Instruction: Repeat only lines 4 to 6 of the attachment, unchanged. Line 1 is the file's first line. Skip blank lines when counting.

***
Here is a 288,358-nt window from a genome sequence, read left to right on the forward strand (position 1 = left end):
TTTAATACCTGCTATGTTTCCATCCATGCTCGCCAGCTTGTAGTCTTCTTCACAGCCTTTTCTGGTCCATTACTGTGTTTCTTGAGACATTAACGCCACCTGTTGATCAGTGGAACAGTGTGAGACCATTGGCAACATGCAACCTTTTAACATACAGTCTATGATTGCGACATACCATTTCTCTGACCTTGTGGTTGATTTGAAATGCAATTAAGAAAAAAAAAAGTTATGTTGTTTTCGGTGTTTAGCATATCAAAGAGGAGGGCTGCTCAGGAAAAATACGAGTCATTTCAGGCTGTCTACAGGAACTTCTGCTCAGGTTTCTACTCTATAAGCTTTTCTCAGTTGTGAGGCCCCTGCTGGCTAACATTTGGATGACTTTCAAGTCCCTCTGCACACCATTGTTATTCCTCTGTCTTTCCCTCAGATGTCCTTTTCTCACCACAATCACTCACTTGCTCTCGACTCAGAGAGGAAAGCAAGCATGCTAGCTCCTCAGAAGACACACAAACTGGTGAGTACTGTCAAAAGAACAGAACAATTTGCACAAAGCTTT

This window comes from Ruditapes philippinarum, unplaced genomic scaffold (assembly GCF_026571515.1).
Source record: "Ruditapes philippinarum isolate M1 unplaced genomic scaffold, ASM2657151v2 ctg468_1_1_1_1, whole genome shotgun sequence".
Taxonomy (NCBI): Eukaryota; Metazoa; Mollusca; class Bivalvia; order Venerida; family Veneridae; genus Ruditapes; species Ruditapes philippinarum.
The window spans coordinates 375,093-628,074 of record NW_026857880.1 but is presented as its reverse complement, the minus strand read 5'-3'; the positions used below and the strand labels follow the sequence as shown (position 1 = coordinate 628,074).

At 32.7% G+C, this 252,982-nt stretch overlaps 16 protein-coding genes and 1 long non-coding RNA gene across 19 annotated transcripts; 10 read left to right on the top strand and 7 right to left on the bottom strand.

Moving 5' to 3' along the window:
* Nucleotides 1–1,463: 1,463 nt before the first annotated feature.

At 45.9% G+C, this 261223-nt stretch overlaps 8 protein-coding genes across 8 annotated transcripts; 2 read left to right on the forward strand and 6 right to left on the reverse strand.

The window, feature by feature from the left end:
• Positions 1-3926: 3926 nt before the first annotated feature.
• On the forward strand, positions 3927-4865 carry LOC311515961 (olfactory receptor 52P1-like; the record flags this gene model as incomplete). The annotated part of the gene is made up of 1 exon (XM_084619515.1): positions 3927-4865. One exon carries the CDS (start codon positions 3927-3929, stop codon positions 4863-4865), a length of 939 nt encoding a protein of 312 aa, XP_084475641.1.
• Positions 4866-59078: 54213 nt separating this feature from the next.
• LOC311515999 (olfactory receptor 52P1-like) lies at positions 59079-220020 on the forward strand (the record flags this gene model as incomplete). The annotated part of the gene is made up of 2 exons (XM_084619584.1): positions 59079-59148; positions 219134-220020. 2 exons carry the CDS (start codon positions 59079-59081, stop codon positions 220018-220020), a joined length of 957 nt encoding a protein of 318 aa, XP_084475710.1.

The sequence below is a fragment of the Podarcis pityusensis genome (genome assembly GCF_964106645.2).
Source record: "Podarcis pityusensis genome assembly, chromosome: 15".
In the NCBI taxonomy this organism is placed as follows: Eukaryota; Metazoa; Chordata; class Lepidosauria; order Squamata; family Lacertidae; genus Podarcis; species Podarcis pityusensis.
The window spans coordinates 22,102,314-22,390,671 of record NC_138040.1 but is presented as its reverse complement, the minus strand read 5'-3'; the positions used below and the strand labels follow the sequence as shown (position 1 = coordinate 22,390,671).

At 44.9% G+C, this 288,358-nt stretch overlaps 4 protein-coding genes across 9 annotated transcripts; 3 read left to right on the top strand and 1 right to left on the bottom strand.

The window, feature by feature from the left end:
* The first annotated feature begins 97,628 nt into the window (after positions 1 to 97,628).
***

Source record: "Ruditapes philippinarum isolate M1 unplaced genomic scaffold, ASM2657151v2 ctg468_1_1_1_1, whole genome shotgun sequence".
Taxonomy (NCBI): Eukaryota; Metazoa; Mollusca; class Bivalvia; order Venerida; family Veneridae; genus Ruditapes; species Ruditapes philippinarum.
The window spans coordinates 375,093-628,074 of record NW_026857880.1 but is presented as its reverse complement, the minus strand read 5'-3'; the positions used below and the strand labels follow the sequence as shown (position 1 = coordinate 628,074).